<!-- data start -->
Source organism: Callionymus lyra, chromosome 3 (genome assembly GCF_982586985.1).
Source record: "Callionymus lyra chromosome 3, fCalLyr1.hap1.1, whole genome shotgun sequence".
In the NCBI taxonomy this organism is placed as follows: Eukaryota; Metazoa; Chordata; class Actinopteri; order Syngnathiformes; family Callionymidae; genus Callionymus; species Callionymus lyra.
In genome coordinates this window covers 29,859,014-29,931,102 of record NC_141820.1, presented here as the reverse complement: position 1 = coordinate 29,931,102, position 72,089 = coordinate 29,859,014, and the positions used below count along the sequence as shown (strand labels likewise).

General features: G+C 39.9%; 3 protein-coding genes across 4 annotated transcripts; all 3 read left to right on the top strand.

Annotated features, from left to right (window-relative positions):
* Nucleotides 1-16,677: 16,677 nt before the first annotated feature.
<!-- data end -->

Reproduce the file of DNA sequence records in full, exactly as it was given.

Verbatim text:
Source organism: Callionymus lyra, chromosome 3 (genome assembly GCF_982586985.1).
Source record: "Callionymus lyra chromosome 3, fCalLyr1.hap1.1, whole genome shotgun sequence".
In the NCBI taxonomy this organism is placed as follows: Eukaryota; Metazoa; Chordata; class Actinopteri; order Syngnathiformes; family Callionymidae; genus Callionymus; species Callionymus lyra.
In genome coordinates this window covers 29,859,014-29,931,102 of record NC_141820.1, presented here as the reverse complement: position 1 = coordinate 29,931,102, position 72,089 = coordinate 29,859,014, and the positions used below count along the sequence as shown (strand labels likewise).

General features: G+C 39.9%; 3 protein-coding genes across 4 annotated transcripts; all 3 read left to right on the top strand.

Annotated features, from left to right (window-relative positions):
* Nucleotides 1-16,677: 16,677 nt before the first annotated feature.